If you had told me five years ago that I would be editing a Peruvian feature film from inside my tiny New York City apartment, I would have been a little confused. Throw in the extra comedic touch of the film’s language being one I do not speak, and I would have commented that my career had taken an interesting turn. Yet here we are. Director Adrian Saba’s second feature film El Soñador follows the story of Sebastian, a young man from Lima, Peru, who desperately seeks an escape from his life of crime.
The film morphed into existence after receiving sponsorship through the Peruvian government. The director wanted to tell the story through the lens of shifting time and dream sequence, using moments of surrealism to better express the internal thoughts of the main character. The placement of these sequences within the film has proven to be one of the more difficult challenges of the project.
The fluidity of the content in the timeline in this part of the process has amazed me. We are constantly shifting huge chunks of the story in the pursuit of clarity and understanding. Just when you think that you cannot manipulate the material further, a test audience reveals countless new possibilities. The complex nature of managing the story arc through all of these structural changes has kept things interesting in the editing room.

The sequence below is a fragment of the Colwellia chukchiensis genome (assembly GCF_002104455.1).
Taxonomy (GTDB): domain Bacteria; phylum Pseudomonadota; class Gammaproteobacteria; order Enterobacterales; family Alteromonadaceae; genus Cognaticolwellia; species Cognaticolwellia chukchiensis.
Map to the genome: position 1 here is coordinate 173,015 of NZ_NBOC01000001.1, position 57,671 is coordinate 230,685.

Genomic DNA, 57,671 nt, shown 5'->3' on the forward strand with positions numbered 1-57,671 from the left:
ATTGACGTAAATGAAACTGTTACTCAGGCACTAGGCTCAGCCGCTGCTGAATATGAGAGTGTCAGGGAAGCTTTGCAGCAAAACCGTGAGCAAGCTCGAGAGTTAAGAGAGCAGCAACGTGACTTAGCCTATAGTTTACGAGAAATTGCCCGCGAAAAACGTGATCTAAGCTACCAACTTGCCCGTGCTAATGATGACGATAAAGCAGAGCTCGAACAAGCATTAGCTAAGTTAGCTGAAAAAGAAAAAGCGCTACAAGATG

Our current timeline represents the midway point for the picture cut. The director and I are now taking a one-month break, which will allow for a fresh set of eyes when driving towards picture lock, sound editing, score, and color later in the year.
I was lucky enough to be in the position to choose the editing system that I wanted to work with for the film. Given the scale of the project, and the fact that I would be acting as my own assistant editor and liaison between later partners in the post production process, Media Composer was the logical decision. We shot on the ARRI ALEXA, converting the ARRIRAW files to DNxHD 36 with DaVinci Resolve, before fast importing into Avid for the offline edit. The small size of the editorial team necessitated a system with rock solid stability that could play nice with the rest of the post production universe.
The word overwhelming lacks the adequate punch necessary to describe the process of piecing together a 93-minute film. Add the sweltering heat of summer in an air condition-free apartment, and even the strongest of friendships, like the one between Adrian and I, are tested. However, there comes a point around 1 AM each night, generally while some distant siren pierces through the ambient noise of the city, that you remember how lucky you are to be playing with picture and sound.
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